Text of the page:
With the seeds of punk rock sprouting on the streets of London and New York City, there was a radical hunger for something new in the late 70s. Like many of their generation, Kraftwerk were poised to join that revolution, aided by their wholly original embrace of synth-based tone poetry and stark electronic beats. Their sixth album, Trans-Europe Express, was released in March 1977 and continued the band’s mission to send pop music down a completely different track.
Listen to ‘Trans-Europe Express’ here.
With their own take on the punk movement’s “Year Zero” mentality, the German group set out to completely replace traditional instrumentation with machine-based music, and revisited the transport-related themes of their fourth album, Autobahn. This time, however, instead of focusing on cars, Ralf Hütter, Florian Schneider, Karl Bartos and Wolfgang Flür steamed ahead with a concept inspired by Europe’s iconic railway service. Trundling further into the uncharted reaches of electro-pop, Kraftwerk would yet again take listeners us on an unforgettable musical journey.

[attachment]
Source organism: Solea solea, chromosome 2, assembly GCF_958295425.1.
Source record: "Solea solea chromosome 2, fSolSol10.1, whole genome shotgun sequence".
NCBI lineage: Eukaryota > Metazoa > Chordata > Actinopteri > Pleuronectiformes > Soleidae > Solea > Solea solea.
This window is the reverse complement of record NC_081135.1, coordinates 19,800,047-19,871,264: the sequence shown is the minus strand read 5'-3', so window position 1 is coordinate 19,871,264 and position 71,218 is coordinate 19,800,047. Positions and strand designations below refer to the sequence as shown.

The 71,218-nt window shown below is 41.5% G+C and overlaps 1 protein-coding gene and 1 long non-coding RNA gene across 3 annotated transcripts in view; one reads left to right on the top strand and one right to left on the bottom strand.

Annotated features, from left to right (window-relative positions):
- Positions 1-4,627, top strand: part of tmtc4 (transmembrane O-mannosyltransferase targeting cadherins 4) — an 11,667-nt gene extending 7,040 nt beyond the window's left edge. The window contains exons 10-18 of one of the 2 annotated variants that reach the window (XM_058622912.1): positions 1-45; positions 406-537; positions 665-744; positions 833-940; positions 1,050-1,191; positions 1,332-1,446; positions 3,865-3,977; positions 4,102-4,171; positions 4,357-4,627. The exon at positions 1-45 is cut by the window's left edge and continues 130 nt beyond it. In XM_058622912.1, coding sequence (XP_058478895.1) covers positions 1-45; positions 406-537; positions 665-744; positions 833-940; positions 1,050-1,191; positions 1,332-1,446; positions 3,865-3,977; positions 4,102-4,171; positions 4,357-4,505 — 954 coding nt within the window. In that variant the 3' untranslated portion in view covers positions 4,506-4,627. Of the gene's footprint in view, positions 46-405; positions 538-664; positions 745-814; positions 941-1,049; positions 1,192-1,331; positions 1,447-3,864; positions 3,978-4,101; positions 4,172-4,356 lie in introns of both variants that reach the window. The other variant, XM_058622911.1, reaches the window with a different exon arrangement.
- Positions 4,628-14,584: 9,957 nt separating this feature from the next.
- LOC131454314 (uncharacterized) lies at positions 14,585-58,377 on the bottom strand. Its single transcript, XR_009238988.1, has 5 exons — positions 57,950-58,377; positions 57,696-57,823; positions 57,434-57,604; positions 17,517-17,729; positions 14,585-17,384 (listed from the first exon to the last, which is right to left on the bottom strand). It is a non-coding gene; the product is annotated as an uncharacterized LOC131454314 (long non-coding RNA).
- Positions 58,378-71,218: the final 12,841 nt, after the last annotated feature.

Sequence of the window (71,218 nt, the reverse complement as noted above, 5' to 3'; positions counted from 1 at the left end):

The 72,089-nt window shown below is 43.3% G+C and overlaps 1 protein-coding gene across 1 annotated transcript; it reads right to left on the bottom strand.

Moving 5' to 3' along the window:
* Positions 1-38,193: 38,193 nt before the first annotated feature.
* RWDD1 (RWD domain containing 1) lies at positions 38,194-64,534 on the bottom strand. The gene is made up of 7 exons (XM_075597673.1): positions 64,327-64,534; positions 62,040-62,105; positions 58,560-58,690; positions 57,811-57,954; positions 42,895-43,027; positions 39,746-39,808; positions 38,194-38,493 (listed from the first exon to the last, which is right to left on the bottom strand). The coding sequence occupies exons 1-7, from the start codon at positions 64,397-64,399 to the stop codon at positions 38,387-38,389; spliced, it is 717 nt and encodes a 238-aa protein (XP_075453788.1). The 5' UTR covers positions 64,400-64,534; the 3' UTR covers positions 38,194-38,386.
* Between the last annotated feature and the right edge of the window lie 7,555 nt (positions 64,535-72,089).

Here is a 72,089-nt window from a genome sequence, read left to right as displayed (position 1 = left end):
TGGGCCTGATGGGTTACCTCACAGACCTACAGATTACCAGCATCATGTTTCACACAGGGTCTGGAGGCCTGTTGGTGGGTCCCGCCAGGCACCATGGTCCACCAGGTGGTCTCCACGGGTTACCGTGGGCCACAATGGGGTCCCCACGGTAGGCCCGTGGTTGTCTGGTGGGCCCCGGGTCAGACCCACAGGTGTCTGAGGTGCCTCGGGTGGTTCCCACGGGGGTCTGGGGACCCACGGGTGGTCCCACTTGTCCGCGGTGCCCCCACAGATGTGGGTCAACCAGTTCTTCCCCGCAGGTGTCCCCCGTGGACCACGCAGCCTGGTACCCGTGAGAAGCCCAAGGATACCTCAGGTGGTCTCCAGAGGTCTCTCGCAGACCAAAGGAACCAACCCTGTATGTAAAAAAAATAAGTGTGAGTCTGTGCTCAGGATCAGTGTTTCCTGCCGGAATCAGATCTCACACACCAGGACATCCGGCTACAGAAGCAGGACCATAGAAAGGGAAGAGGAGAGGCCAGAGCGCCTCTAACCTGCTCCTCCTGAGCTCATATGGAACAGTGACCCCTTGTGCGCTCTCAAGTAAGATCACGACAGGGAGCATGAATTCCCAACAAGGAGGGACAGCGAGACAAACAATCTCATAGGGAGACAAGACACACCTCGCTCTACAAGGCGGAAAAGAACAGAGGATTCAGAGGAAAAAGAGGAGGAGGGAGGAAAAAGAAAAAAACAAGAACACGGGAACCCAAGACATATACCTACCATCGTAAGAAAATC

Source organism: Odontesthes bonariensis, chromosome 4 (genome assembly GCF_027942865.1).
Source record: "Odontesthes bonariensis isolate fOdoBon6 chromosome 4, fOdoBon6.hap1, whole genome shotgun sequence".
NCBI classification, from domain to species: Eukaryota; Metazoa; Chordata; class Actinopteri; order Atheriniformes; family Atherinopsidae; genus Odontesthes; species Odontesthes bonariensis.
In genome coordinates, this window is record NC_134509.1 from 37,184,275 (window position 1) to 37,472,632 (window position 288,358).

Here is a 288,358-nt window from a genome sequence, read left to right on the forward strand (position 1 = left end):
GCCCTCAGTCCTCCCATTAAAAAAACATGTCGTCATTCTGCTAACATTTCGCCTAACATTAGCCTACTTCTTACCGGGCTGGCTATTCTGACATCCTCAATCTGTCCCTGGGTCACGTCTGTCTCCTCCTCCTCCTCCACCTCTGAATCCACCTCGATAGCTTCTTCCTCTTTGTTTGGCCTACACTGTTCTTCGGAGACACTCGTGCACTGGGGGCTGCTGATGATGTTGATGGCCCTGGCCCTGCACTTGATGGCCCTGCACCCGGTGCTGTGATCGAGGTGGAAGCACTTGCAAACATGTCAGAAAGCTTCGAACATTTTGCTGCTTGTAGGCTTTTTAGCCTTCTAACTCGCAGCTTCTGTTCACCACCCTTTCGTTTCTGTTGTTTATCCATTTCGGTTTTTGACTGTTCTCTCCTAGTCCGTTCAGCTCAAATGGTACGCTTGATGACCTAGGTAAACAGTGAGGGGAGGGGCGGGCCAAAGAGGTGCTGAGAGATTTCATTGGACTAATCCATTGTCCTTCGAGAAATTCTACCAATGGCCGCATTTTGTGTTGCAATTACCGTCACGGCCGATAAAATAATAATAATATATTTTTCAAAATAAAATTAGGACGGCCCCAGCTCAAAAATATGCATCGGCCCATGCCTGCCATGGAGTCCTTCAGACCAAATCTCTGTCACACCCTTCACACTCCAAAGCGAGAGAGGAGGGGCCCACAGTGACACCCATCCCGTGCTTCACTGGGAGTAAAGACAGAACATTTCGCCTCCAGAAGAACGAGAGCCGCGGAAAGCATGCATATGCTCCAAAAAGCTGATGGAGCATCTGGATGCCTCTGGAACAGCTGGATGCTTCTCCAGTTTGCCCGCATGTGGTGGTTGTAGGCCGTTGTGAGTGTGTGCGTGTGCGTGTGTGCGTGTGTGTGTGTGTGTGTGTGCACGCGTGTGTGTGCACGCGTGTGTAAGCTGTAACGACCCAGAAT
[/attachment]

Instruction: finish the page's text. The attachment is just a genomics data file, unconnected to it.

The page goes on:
“Bowie used to tell everyone that we were his favourite group”
Recorded at the band’s very own Kling Klang studios, in Düsseldorf, West Germany, Trans-Europe Express built on Kraftwerk’s stellar reputation as sonic visionaries. So inspiring was 1974’s Autobahn that David Bowie had relocated to Berlin’s Hansa Tonstudio in order to finish work on Low and record the entirety of “Heroes” with producers Tony Visconti and Brian Eno, citing the band as an important influence. “Bowie used to tell everyone that we were his favourite group,” Ralf Hütter told Mojo in 2005.
In fact, while they were making Trans-Europe Express, Bowie even paid Kraftwerk a visit, driving to Düsseldorf in his Mercedes while listening to a cassette of Autobahn. Though praising the group for how brilliantly they had painted a vivid sonic picture of the German expressway, Bowie had little idea how Kraftwerk’s new album would expand upon these themes, looking well beyond the Rhineland to create a utopian vision of Europe as a whole.